Anyone interested in the impact of technology on our work as scholars and writers should read Matthew Kirschenbaum’s Track Changes: A Literary History of Word Processing (2016), and check out some supplemental material here. The book is not only entertaining to read, but it intersects with so many of the key issues facing our engagement with technology today, that it may well spawn hundreds of master’s theses and not a few dissertations. Kirschenbaum surveys the use of word processors in the literary community beginning in the late 1970s and concluding with their ubiquitous presence in the contemporary world. The book is full of room-sized IBMs, boxy Kaypros, glitchy Osbournes, and iconic computers from Wang and Apple which transformed the way that authors (and the rest of us) wrote. (The book evoked a good bit of nostalgia for me as I vividly remember writing in WordStar on a Kaypro II during middle school!).
The book has so much to offer a careful reader that I can’t imaging writing anything approaching a full review. Unlike many books on media archaeology these days, Kirschenbaum’s book does not hit you in the face with a body of dense theory (although it is clear that the likes of Freidrich Kittler and other media theory darlings are just off stage) and instead tells engaging stories about authors’ engagement with word processors. Kirschenbaum’s stories explore the economy of writing and authors’ hopes for greater efficiency, the changing expectations of publishers, and need to facilitate collaborative writing at distance. He also unpacks the anxieties authors faced with adapting to new technologies from the fear of losing words and pages to the expense and complexity of purchasing (and using) a new machine in the early days of personal computing.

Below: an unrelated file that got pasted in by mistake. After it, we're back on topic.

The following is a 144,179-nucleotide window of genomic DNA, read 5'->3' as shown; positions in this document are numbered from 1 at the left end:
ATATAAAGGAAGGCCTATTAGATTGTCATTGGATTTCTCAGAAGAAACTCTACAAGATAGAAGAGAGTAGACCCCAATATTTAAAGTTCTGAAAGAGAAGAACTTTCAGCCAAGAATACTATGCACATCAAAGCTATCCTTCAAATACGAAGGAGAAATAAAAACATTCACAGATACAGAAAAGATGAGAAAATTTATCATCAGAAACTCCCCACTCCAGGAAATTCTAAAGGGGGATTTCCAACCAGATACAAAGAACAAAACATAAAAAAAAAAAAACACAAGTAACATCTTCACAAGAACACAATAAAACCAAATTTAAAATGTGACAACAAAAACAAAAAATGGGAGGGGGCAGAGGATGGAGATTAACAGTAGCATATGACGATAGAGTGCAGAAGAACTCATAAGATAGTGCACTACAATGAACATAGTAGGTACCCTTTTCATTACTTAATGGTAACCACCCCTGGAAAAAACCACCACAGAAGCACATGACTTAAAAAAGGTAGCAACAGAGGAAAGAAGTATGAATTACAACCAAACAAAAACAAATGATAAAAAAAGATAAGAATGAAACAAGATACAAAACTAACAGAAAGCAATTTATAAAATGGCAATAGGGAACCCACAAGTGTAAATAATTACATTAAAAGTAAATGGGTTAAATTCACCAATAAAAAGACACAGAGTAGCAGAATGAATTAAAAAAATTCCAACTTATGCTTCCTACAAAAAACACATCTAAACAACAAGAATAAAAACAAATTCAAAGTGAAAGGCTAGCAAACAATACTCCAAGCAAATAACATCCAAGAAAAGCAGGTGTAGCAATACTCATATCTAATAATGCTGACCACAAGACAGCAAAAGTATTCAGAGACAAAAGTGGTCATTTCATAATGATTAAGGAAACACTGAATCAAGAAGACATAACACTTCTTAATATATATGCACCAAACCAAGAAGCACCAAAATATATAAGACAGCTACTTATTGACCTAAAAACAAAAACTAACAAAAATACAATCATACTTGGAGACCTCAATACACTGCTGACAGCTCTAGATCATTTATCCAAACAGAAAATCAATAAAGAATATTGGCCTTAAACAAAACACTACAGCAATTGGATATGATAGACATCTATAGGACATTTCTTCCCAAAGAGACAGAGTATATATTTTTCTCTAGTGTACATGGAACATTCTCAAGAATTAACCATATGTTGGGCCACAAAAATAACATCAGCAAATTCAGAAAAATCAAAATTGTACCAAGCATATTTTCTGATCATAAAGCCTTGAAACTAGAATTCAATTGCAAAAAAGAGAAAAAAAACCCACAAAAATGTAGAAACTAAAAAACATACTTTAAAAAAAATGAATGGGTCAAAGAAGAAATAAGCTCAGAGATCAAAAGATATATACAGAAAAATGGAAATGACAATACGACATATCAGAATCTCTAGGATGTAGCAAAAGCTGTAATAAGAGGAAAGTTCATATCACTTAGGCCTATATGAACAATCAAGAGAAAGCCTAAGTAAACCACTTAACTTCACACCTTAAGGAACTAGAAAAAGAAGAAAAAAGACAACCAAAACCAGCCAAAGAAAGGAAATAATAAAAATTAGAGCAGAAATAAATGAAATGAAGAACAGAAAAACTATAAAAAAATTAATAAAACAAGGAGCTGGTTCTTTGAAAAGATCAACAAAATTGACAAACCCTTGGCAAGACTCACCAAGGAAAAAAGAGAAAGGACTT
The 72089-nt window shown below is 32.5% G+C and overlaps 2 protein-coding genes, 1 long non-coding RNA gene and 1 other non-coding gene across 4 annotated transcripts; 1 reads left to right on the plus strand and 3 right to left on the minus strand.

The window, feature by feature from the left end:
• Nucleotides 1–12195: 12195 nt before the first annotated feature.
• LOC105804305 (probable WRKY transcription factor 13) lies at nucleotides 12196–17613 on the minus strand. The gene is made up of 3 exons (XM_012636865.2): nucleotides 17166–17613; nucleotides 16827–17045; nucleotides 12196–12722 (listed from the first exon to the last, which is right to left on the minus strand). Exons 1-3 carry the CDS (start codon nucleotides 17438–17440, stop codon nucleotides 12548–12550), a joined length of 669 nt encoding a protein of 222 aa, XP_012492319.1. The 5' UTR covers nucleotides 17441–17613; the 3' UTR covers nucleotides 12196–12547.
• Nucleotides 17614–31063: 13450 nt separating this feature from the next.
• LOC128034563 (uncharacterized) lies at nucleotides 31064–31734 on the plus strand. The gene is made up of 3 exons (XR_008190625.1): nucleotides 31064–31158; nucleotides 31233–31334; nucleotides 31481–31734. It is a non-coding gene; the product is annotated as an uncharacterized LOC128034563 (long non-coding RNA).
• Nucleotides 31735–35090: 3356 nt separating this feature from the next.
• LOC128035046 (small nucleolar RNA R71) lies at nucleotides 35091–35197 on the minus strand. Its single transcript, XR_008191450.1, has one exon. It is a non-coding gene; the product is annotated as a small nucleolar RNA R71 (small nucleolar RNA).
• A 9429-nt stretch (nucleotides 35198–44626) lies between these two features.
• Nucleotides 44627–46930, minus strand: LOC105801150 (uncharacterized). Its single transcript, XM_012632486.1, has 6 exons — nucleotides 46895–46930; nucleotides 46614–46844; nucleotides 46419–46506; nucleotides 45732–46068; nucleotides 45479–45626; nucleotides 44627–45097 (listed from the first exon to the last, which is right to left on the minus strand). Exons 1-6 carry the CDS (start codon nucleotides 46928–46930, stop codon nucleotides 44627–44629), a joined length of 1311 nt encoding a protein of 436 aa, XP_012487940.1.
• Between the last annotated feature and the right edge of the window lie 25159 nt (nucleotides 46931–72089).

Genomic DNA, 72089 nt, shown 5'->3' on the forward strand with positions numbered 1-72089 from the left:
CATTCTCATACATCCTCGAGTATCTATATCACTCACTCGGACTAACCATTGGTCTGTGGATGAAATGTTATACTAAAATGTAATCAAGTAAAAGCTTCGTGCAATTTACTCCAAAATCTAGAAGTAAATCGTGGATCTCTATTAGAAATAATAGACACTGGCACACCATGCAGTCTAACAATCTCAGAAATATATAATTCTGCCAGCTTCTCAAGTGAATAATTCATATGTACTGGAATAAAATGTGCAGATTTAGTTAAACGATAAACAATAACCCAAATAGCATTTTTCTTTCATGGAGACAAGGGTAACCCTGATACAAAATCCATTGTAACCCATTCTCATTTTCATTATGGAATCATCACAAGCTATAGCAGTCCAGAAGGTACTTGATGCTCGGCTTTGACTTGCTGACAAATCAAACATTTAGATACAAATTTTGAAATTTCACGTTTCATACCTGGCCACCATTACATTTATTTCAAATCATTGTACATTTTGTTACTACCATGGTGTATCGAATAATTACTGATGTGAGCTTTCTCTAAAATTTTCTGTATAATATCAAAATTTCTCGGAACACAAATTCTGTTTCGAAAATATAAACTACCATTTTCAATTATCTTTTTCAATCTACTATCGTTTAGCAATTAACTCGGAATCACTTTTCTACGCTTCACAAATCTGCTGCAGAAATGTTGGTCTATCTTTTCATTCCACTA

Here are few observation on a book that you should just go and read:
1. The Art of the Rewrite. As someone who generally writes on the screen and then revises on paper, I am a firm believer that writing is revision. One of the strands that runs through Kirschenbaum’s book is the way in which writing “in light on glass” transformed the work of revision from the painstaking task of retyping pages of text to revising words on the screen. I didn’t realize how early the “cut and paste” commands existed in word processing and how fundamental the ability to insert and move text around in a document was to the functioning of work processing programs. It had the potential to make revision process far more dynamic activity and to destabilize the integrity of the text throughout the writing process. I found myself deeply curious about how authors understood their manuscripts at various phases of the revision process.